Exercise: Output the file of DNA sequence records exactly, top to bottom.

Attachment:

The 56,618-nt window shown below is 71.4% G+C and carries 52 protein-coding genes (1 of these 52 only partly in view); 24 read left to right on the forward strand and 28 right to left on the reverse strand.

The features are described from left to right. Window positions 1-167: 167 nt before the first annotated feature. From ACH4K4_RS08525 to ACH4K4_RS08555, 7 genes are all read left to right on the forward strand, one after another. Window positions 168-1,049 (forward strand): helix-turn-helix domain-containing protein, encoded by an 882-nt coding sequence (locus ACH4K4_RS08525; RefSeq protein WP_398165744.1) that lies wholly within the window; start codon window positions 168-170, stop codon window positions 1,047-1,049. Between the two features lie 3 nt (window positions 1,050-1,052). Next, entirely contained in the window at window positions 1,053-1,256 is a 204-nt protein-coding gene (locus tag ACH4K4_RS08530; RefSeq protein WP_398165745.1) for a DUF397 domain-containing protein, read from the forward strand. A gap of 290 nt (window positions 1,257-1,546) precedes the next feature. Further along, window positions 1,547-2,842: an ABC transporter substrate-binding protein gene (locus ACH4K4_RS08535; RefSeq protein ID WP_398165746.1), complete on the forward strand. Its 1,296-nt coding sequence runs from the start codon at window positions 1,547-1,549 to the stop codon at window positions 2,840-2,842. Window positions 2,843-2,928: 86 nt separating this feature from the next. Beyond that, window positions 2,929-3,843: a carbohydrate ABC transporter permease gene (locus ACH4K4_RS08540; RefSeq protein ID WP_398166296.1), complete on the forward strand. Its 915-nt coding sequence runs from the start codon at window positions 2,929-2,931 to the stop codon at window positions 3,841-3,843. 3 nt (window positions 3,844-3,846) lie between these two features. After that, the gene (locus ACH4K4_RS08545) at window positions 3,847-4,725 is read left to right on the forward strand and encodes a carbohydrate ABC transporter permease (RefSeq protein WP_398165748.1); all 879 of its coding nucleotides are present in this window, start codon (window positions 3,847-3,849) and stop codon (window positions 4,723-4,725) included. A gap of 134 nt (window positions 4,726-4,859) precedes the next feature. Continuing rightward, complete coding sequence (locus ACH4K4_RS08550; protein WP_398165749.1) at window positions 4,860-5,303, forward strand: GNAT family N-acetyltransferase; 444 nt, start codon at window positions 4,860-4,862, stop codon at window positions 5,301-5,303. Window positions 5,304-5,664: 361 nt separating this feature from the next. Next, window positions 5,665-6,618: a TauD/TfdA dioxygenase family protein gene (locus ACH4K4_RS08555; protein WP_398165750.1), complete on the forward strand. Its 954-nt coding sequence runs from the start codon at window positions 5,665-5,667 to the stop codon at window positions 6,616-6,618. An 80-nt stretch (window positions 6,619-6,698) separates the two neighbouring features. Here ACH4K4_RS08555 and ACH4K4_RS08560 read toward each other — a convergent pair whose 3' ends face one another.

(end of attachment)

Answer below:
The 56,618-nt window shown below is 71.4% G+C and carries 52 protein-coding genes (1 of these 52 only partly in view); 24 read left to right on the forward strand and 28 right to left on the reverse strand.

The features are described from left to right. Window positions 1-167: 167 nt before the first annotated feature. From ACH4K4_RS08525 to ACH4K4_RS08555, 7 genes are all read left to right on the forward strand, one after another. Window positions 168-1,049 (forward strand): helix-turn-helix domain-containing protein, encoded by an 882-nt coding sequence (locus ACH4K4_RS08525; RefSeq protein WP_398165744.1) that lies wholly within the window; start codon window positions 168-170, stop codon window positions 1,047-1,049. Between the two features lie 3 nt (window positions 1,050-1,052). Next, entirely contained in the window at window positions 1,053-1,256 is a 204-nt protein-coding gene (locus tag ACH4K4_RS08530; RefSeq protein WP_398165745.1) for a DUF397 domain-containing protein, read from the forward strand. A gap of 290 nt (window positions 1,257-1,546) precedes the next feature. Further along, window positions 1,547-2,842: an ABC transporter substrate-binding protein gene (locus ACH4K4_RS08535; RefSeq protein ID WP_398165746.1), complete on the forward strand. Its 1,296-nt coding sequence runs from the start codon at window positions 1,547-1,549 to the stop codon at window positions 2,840-2,842. Window positions 2,843-2,928: 86 nt separating this feature from the next. Beyond that, window positions 2,929-3,843: a carbohydrate ABC transporter permease gene (locus ACH4K4_RS08540; RefSeq protein ID WP_398166296.1), complete on the forward strand. Its 915-nt coding sequence runs from the start codon at window positions 2,929-2,931 to the stop codon at window positions 3,841-3,843. 3 nt (window positions 3,844-3,846) lie between these two features. After that, the gene (locus ACH4K4_RS08545) at window positions 3,847-4,725 is read left to right on the forward strand and encodes a carbohydrate ABC transporter permease (RefSeq protein WP_398165748.1); all 879 of its coding nucleotides are present in this window, start codon (window positions 3,847-3,849) and stop codon (window positions 4,723-4,725) included. A gap of 134 nt (window positions 4,726-4,859) precedes the next feature. Continuing rightward, complete coding sequence (locus ACH4K4_RS08550; protein WP_398165749.1) at window positions 4,860-5,303, forward strand: GNAT family N-acetyltransferase; 444 nt, start codon at window positions 4,860-4,862, stop codon at window positions 5,301-5,303. Window positions 5,304-5,664: 361 nt separating this feature from the next. Next, window positions 5,665-6,618: a TauD/TfdA dioxygenase family protein gene (locus ACH4K4_RS08555; protein WP_398165750.1), complete on the forward strand. Its 954-nt coding sequence runs from the start codon at window positions 5,665-5,667 to the stop codon at window positions 6,616-6,618. An 80-nt stretch (window positions 6,619-6,698) separates the two neighbouring features. Here ACH4K4_RS08555 and ACH4K4_RS08560 read toward each other — a convergent pair whose 3' ends face one another.